The Relevance of Green Spaces for Moving into a Family House across Social Class

Stefanie A. Kley , University of Hamburg
Anna Stenpaß, Universität Hamburg

A proper family house is for many a self-owned house with a private garden in a purely residential area. We analyse the relevance of having grown up in a parental home with a garden and in close proximity to green spaces for moving into a detached or terraced house for one or two families, whether rented or bought, which we call a ‘family house’. Simultaneously, we analyse whether the same predictors trigger becoming a homeowner, accounting for parental social class in both equations of bivariate probit models. On the basis of West German Socio-Economic Panel data (SOEP, 1984–2016) the housing trajectories of respondents from age 16 are followed for up to 32 years (N=8,005 persons). We find that having lived in a parental home with a garden increases the likelihood of moving into a family house but not the likelihood of first-time homeownership. Likewise, parental homeownership increases exclusively the likelihood of adult children’s first-time homeownership. Parental home characteristics are found to be more important for adult children’s housing type choice and tenure than social background. The results suggest that moves into a family house are triggered by intergenerational transmission of housing type preferences, whereas the transmission of homeownership is a parallel but distinguishable process. Additional findings about the importance of having lived close to public green spaces for both, housing choice and tenure, call for further research.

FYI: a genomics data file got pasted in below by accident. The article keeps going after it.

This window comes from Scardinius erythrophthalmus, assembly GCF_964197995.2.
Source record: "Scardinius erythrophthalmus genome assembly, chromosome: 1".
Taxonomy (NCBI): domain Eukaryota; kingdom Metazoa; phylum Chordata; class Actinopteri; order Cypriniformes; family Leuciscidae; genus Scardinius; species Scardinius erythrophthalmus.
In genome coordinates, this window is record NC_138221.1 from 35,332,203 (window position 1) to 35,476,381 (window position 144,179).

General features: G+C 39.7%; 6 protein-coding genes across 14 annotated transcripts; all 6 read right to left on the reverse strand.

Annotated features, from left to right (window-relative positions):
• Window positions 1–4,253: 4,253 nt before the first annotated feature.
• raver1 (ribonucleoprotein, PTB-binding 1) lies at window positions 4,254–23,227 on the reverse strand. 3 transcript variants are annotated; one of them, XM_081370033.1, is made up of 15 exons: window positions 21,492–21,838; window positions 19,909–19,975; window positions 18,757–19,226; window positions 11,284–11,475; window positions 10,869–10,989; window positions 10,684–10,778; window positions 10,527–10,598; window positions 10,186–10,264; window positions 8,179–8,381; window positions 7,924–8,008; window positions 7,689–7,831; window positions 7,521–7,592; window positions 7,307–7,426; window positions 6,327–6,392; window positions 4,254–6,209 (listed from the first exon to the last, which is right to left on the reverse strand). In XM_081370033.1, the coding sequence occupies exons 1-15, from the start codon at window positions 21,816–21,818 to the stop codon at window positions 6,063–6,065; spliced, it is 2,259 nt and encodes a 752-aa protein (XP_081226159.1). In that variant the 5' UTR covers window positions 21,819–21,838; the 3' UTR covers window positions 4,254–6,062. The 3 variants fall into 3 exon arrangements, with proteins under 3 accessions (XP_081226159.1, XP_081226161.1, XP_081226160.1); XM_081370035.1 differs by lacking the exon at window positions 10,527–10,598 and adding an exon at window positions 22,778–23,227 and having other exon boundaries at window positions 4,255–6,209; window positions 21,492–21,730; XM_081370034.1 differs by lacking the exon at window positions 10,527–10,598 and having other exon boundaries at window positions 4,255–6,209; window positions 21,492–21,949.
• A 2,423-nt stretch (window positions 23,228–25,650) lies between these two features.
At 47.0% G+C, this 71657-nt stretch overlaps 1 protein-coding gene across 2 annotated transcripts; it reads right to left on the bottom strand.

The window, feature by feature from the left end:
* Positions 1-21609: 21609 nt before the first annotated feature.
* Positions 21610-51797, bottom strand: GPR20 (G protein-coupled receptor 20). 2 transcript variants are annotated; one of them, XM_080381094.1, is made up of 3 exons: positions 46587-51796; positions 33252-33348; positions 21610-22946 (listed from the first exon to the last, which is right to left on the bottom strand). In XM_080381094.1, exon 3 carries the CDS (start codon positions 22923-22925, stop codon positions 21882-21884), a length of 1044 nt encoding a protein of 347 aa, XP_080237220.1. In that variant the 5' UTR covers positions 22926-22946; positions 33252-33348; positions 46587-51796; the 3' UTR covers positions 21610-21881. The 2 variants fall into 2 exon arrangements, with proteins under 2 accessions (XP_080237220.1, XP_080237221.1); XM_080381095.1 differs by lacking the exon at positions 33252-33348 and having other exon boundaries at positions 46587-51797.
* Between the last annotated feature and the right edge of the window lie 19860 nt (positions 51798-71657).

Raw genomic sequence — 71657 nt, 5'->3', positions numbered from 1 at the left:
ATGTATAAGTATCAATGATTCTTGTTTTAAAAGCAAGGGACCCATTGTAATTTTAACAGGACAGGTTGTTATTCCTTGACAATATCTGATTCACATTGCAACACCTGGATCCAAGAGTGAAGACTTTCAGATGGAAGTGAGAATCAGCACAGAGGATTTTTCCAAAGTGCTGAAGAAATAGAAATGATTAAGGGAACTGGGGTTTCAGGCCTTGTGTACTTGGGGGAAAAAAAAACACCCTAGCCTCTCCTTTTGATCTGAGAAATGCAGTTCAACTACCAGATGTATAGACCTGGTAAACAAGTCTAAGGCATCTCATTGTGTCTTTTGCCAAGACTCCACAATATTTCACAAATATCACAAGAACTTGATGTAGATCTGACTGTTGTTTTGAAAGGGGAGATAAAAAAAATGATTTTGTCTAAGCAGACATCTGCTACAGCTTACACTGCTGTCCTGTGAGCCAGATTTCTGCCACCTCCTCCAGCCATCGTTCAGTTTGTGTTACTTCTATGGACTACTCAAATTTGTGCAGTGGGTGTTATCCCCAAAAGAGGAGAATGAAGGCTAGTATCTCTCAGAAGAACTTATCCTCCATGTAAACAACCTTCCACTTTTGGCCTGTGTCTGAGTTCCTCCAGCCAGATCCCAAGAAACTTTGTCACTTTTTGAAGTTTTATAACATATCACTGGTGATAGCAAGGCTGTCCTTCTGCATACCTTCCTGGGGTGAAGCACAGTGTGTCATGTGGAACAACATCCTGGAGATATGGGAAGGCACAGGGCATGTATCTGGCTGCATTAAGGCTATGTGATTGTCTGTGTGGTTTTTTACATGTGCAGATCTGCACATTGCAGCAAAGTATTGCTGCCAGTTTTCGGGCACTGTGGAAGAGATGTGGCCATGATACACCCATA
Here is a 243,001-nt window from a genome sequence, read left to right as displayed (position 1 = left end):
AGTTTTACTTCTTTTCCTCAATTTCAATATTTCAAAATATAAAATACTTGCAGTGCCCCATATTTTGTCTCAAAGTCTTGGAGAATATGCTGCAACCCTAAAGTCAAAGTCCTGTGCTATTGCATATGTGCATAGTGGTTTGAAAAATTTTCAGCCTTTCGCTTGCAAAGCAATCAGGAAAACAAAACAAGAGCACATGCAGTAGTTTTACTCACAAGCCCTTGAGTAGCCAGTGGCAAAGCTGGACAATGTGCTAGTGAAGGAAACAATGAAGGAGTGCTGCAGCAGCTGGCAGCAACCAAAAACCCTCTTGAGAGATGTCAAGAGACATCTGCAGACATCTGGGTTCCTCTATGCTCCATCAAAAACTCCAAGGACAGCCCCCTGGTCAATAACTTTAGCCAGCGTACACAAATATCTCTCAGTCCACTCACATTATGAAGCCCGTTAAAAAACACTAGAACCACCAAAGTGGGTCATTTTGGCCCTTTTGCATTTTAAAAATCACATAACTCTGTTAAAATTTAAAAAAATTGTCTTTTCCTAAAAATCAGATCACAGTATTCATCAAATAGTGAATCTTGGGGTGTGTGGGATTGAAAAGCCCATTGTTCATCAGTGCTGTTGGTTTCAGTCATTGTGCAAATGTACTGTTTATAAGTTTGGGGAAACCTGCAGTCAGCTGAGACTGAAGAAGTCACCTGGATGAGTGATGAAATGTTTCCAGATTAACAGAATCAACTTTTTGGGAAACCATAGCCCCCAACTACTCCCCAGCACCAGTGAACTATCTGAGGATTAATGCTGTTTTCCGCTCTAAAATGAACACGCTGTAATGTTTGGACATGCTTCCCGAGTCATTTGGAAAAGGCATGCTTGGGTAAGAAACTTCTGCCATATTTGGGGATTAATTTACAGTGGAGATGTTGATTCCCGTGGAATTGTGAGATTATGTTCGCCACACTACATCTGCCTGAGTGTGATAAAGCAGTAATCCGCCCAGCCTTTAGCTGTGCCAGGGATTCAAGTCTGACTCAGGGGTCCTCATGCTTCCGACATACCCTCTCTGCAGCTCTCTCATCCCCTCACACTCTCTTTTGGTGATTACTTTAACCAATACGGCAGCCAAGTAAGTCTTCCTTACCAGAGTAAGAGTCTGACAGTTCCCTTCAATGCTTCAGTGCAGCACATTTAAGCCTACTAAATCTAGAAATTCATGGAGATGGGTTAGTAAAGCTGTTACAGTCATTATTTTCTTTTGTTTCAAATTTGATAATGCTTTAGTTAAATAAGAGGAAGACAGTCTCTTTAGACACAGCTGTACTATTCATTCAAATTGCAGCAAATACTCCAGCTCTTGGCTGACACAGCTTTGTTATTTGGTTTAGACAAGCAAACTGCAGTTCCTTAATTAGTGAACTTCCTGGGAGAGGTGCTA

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 Presented in Session P3. Poster Session Migration, Economics, Environment, Methods, History and Policy